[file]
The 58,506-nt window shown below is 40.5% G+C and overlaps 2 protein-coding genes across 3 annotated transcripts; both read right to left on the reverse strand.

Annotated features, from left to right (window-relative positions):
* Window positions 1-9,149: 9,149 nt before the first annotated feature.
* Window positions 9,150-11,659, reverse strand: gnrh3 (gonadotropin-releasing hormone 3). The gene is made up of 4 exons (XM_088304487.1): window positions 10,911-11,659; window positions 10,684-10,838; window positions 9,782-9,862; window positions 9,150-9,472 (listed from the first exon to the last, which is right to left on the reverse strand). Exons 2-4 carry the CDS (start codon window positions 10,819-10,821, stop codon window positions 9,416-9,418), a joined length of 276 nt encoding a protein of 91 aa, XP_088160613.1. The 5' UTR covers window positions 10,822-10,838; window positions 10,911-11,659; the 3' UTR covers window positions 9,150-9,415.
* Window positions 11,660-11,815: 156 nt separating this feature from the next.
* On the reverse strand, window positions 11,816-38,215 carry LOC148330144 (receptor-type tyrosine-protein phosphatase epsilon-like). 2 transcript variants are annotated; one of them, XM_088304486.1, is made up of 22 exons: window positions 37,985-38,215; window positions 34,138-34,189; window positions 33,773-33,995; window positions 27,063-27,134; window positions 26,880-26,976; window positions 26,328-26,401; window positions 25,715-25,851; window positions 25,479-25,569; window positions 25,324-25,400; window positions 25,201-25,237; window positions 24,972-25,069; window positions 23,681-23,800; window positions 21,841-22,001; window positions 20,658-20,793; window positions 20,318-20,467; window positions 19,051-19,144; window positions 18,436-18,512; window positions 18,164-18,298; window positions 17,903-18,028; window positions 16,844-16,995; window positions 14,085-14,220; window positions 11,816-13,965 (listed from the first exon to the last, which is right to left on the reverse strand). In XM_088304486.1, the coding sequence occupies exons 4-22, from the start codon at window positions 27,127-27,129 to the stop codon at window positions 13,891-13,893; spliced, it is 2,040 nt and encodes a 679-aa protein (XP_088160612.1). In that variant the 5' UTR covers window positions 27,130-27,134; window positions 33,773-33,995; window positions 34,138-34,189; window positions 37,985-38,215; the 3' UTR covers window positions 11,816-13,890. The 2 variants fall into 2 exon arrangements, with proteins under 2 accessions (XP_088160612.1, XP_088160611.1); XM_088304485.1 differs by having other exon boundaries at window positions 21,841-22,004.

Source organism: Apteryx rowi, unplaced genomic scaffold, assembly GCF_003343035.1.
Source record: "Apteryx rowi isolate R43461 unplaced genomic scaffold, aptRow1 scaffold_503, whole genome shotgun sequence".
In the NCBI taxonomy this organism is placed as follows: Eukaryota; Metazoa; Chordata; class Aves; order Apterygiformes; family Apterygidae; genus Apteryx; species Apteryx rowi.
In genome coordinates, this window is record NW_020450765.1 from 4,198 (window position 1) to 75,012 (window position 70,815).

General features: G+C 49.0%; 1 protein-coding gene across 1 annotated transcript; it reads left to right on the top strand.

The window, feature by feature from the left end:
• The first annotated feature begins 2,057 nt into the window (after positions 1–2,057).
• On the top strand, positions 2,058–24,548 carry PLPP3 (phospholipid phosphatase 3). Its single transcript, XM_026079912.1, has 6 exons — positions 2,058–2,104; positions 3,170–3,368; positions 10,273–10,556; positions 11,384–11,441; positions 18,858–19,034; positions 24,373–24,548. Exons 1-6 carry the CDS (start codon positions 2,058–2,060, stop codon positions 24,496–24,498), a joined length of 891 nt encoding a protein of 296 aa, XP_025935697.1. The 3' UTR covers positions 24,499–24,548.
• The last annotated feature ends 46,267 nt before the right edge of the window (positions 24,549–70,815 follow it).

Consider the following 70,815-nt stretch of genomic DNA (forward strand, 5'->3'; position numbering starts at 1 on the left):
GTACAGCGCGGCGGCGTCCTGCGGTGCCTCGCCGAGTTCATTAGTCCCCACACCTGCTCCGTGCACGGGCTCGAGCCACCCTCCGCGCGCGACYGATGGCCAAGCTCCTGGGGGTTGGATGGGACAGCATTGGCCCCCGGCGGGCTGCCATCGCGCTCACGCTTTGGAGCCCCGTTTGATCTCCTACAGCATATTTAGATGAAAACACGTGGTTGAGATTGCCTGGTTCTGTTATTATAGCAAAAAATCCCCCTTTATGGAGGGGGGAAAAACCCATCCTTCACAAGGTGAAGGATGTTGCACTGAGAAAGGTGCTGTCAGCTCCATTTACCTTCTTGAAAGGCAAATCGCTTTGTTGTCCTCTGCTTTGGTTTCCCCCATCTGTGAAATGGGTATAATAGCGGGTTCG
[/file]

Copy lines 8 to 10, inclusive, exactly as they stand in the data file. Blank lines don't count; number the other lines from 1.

Source record: "Apteryx rowi isolate R43461 unplaced genomic scaffold, aptRow1 scaffold_503, whole genome shotgun sequence".
In the NCBI taxonomy this organism is placed as follows: Eukaryota; Metazoa; Chordata; class Aves; order Apterygiformes; family Apterygidae; genus Apteryx; species Apteryx rowi.
In genome coordinates, this window is record NW_020450765.1 from 4,198 (window position 1) to 75,012 (window position 70,815).